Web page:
The IMF and Lebanon have agreed on a draft financial package, subject to modifications

The International Monetary Fund (IMF) announced on Thursday that it had reached a draft financing agreement with Lebanon, but that Beirut must first implement a series of economic changes before the pact can be approved by its board of directors. An IMF deal is widely seen as essential for Lebanon to begin to emerge from an economic meltdown that has ravaged the country since 2019, freezing savers’ money, sinking the currency and skyrocketing poverty in the worst crisis. of the country since the civil war of 1975-1990. . The IMF said in a statement that the staff-level agreement covers a 46-month extended financing facility, under which Lebanon has requested access to the equivalent of around $3 billion.

The Cabinet must also approve a “fiscal and debt restructuring strategy, necessary to restore debt sustainability”. Lebanon defaulted on its sovereign debt, including $31 billion in dollar bonds, in March 2020. Other steps include parliamentary approval of a reformed bank secrecy law, l completion of an audit of the central bank’s foreign asset position and “initiation of a bank-by-bank assisted assessment for the 14 largest banks”. President Michel Aoun and Prime Minister Najib Mikati affirmed their “close cooperation, in collaboration with the parliament, to ensure a rapid implementation of the measures, including the adoption of the legislation necessary to make this program a success” , says a tweet from the presidency account. .

But that hinges on Beirut implementing reforms that include measures its ruling politicians have failed to adhere to since the crisis erupted. While Lebanese leaders hailed the preliminary deal and said they were ready to make it a success, some analysts doubted politicians could deliver on its promises after more than two years of inaction. Lebanese authorities have agreed, before the IMF board considers whether to approve the deal, to carry out eight reform measures, the fund said. These include a plan to deal with the huge losses in the financial system, which collapsed in 2019 due to massive public debts accumulated by decades of corruption and waste. The Cabinet must approve a bank restructuring strategy that “recognizes and addresses significant sector losses from the outset, while protecting small depositors and limiting the use of public resources”, the fund said.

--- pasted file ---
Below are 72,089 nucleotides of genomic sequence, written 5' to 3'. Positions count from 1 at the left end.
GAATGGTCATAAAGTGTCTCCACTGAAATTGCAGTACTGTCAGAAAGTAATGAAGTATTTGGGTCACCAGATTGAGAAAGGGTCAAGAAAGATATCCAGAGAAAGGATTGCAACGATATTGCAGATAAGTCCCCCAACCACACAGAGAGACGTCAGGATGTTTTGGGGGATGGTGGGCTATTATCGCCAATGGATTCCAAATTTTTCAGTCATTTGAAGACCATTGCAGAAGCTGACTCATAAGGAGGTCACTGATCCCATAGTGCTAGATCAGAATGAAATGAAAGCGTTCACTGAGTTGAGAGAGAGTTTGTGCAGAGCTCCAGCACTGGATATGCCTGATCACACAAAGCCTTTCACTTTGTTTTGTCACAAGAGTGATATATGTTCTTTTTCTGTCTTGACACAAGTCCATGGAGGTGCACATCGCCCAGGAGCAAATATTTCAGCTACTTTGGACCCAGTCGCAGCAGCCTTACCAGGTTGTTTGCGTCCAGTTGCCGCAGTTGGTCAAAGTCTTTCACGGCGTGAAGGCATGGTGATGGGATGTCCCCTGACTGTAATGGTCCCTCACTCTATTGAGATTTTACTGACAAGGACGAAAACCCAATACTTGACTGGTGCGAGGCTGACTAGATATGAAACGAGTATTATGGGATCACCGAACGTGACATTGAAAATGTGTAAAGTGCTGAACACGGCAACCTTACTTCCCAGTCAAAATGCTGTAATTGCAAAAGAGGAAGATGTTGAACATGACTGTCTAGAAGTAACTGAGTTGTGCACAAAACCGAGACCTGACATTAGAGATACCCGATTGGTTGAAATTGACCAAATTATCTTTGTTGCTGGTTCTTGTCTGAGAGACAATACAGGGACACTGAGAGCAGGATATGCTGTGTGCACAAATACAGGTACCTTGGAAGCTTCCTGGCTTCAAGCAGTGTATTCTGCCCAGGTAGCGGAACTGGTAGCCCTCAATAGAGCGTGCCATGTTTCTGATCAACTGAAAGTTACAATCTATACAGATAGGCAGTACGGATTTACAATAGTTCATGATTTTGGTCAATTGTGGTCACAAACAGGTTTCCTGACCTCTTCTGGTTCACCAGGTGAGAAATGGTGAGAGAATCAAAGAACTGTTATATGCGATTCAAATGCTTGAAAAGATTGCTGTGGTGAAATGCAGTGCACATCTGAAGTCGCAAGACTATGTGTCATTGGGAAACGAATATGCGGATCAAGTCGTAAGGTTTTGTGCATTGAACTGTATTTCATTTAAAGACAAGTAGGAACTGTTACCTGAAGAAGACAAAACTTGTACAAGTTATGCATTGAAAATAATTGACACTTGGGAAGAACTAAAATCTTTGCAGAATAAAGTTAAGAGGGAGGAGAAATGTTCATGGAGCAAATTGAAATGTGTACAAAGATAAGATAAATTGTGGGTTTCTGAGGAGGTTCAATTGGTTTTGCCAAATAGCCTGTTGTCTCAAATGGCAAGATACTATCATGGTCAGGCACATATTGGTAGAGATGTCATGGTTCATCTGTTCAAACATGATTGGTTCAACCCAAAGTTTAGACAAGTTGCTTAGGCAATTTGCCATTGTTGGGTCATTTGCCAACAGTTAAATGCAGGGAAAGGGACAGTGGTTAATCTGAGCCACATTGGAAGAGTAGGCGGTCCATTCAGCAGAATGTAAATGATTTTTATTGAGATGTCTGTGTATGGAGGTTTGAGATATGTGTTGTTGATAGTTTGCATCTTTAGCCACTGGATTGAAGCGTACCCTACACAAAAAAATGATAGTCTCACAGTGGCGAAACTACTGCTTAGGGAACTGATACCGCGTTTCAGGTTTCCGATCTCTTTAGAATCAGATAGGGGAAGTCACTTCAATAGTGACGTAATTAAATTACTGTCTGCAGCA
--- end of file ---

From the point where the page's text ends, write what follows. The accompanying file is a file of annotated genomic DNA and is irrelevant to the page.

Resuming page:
Speaker of Parliament Nabih Berri said the legislature was ready to work “very seriously” to make the program a success. Toufic Gaspard, a former adviser to the IMF and the Lebanese Ministry of Finance, said that even if half of the reforms were implemented, “it would be music to the ears of the Lebanese”. But he added that the measures “would be a major source of concern for the authorities as they need to implement many reforms before they even come before the IMF board. “This is a major political challenge, and the long list of substantial reforms to be implemented before they even come before the council rightly reflects a lack of confidence in the authorities,” he said. .

Legislative elections are scheduled for May 15, after which a new government will have to be formed – a process that usually takes several months in Lebanon – potentially another complication to the implementation of the agreement. The IMF statement said the facility will also depend on the enactment of economic reforms aimed at restoring financial sustainability, strengthening governance and transparency, and removing obstacles to job-creating growth.

Summary of news:

  • The IMF and Lebanon have agreed on a draft financial package, subject to modifications
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Michael J. Birnbaum